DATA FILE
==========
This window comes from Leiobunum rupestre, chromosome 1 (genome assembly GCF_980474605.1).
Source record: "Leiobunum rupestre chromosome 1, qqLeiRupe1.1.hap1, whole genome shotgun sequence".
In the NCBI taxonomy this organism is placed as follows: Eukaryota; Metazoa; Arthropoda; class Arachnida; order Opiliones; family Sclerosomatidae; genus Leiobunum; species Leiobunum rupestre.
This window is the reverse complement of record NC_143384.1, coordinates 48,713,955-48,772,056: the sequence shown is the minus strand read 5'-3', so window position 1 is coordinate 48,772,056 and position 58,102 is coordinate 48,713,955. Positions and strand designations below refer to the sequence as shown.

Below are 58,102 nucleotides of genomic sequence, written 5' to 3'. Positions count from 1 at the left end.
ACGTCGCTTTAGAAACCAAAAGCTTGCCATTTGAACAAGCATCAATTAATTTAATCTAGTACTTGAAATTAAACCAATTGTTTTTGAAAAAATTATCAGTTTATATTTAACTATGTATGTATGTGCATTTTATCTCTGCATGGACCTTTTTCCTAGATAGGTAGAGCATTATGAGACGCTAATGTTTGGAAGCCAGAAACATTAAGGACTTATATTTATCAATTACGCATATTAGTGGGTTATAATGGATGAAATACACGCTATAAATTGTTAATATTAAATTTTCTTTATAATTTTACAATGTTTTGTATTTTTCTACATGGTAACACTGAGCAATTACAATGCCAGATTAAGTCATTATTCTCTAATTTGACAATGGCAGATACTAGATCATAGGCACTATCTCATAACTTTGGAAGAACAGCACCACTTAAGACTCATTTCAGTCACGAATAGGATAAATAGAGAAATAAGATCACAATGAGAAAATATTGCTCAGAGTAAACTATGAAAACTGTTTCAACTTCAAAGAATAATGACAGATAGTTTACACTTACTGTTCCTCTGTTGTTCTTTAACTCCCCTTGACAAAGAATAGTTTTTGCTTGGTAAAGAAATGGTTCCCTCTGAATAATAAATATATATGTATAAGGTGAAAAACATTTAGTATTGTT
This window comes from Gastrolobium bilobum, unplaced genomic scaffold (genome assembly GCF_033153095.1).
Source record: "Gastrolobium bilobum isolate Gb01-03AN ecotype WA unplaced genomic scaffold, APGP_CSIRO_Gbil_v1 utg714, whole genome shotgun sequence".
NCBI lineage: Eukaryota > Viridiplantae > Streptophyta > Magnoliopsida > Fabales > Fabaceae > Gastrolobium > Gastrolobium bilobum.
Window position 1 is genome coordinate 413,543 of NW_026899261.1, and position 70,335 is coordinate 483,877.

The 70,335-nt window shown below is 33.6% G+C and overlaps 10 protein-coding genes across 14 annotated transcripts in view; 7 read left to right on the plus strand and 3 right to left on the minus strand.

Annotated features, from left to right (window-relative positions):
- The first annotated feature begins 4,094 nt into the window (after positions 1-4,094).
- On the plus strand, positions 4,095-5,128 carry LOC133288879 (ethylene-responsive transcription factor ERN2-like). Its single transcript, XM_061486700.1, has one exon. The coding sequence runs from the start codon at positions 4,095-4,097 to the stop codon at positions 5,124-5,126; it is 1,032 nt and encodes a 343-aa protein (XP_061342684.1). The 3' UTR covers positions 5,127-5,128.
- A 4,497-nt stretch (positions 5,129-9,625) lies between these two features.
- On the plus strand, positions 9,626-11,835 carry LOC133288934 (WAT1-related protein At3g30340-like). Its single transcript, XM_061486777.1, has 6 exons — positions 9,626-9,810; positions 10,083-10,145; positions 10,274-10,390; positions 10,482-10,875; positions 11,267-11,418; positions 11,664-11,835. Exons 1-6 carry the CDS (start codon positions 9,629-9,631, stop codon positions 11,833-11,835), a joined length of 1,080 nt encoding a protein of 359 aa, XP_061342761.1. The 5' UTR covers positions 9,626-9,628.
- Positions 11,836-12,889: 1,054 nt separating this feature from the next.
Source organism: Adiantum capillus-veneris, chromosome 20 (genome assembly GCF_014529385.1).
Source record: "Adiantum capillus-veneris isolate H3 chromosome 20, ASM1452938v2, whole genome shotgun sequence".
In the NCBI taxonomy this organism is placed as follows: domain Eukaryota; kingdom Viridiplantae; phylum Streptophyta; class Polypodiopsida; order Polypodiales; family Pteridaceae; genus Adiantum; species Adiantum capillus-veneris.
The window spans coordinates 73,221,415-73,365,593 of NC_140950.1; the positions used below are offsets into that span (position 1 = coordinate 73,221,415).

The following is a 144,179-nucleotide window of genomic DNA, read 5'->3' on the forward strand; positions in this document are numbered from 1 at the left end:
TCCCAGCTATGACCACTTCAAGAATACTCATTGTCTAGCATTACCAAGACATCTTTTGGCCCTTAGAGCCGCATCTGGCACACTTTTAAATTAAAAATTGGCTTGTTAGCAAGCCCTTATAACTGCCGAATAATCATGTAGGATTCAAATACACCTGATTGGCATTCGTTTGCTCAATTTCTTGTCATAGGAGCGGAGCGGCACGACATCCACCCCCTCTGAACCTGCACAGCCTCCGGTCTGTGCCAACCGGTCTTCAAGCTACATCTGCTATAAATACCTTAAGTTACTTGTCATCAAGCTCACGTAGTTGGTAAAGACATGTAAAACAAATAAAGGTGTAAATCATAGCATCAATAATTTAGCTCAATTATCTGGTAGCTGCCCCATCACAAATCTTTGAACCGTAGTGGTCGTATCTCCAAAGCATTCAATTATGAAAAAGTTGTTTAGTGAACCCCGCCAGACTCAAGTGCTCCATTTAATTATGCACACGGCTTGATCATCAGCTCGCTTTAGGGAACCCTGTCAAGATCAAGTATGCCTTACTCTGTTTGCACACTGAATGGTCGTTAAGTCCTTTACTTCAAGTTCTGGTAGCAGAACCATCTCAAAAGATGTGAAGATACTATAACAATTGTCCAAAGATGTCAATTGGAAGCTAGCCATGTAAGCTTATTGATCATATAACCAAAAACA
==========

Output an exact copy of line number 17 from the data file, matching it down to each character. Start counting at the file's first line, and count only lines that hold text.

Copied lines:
- Positions 11,836-12,889: 1,054 nt separating this feature from the next.